What’s happening here is just business, they say, and those western powers who have applied to join have done so to ensure that “international standards” are maintained, and Beijing’s baser impulses are kept in check.
Even China’s finance minister prefers a low-key public stance, presenting the AIIB as complementary to rather than competing with existing institutions.
But behind these official statements there’s a nagging doubt. Many financial analysts are speculating that the new bank may well prove to be genuinely transformative, its adoption an irreversible step towards the multi-polar world envisioned in Beijing.
Because the fact is this bank is not just a standalone initiative, an independent body among many others, it’s a core component of a much broader template, a long-term plan that China began putting in place some time ago.
Already, some of the more than $3 trillion Beijing holds in foreign reserves has been deployed in international markets; its economic reach now spreads beyond Asia to the Middle East, Africa and as far away as Latin America.
Along the way, the Renminbi has, in a limited way, gained a small foothold as a trading currency, with economic partners happy to settle bilateral deals directly with Beijing without having to go through the dollar. As these relationships mature, the vision is that the RMB will eventually be accepted alongside the dollar and the euro as a fully convertible reserve currency.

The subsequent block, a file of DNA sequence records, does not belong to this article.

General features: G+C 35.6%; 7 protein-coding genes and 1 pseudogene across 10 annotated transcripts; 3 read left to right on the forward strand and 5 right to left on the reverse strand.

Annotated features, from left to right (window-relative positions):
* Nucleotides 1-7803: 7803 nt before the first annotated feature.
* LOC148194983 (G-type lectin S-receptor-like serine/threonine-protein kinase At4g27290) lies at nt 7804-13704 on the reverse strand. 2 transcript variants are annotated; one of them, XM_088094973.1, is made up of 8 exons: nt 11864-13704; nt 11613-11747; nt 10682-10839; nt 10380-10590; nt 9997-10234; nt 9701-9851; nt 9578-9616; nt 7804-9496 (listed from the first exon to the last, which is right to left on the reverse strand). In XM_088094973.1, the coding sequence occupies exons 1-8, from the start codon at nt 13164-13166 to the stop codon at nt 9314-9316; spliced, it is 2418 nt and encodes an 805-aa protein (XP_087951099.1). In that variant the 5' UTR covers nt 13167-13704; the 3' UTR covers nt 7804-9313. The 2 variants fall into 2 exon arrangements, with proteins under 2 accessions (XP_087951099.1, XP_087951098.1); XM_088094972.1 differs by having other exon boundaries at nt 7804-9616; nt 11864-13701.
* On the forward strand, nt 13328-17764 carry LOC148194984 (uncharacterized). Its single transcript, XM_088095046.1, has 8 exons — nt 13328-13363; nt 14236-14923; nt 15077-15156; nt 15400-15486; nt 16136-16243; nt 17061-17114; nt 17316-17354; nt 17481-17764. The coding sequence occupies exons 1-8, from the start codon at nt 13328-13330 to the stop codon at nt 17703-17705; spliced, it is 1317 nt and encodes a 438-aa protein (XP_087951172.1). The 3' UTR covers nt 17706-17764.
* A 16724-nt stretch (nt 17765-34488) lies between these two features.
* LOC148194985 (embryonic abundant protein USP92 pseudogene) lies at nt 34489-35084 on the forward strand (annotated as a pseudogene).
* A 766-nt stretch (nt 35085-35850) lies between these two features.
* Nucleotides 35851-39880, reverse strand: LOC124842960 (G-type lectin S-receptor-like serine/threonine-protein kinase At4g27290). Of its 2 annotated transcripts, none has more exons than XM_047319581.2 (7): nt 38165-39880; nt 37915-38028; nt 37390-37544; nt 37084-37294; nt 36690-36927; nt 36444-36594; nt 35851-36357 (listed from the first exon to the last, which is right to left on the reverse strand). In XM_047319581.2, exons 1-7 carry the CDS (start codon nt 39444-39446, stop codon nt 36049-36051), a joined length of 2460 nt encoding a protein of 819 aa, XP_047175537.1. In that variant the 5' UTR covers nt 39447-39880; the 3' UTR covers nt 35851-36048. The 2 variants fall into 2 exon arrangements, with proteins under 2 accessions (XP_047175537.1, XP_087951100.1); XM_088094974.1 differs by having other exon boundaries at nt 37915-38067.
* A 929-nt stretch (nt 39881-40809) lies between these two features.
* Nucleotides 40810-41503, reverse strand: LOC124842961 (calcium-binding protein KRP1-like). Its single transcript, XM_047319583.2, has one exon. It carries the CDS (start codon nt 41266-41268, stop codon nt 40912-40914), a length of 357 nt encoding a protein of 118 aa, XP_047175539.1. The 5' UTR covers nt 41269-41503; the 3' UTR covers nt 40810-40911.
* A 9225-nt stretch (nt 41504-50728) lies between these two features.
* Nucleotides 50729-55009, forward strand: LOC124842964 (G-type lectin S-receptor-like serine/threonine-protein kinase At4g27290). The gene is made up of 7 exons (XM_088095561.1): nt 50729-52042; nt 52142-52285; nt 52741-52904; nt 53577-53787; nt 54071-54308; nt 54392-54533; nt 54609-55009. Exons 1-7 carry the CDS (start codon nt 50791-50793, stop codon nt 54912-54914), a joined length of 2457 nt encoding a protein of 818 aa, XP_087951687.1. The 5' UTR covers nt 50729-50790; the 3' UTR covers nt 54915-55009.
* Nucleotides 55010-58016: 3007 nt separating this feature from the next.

By that stage, Shanghai will have established itself as a centre for global finance as powerful as London or New York, and the net result will be that global financial flows, and therefore power, will have shifted some way east.
In the current political environment such speculation is not wholly welcomed; but even those who fear the prospect of a powerful China should at least accept that change of some kind is necessary.
The existing global financial architecture, devised 50 years ago when no alternatives existed and all were happy to concede leadership (and benefits) to Washington, is no longer fit for purpose.
Not only are its institutions – the World Bank, the IMF, the ADB et al – thoroughly dominated by the US (helped, in the case of the Asian Development Bank, by Japan), they impose a coercive and ideologically driven agenda on developing countries that can do more harm than good. Not to mention the fact they simply don’t have the capacity to handle emerging Asia’s development needs.
What Washington has chosen to ignore, in fear of losing political power, is that a change to global financial structures is a very necessary evolution.
The US would do well to join the rest of the international community in acknowledging this fact, and working to ensure its success.
Everything depends, of course, on whether Beijing chooses to accept these applications for membership by Britain et al, after the March 31 deadline has passed.
Teymoor Nabili is a Singapore-based journalist and commentator, and CEO of TheSignal.Asia.
The views expressed in this article are the author’s own and do not necessarily reflect Al Jazeera’s editorial policy.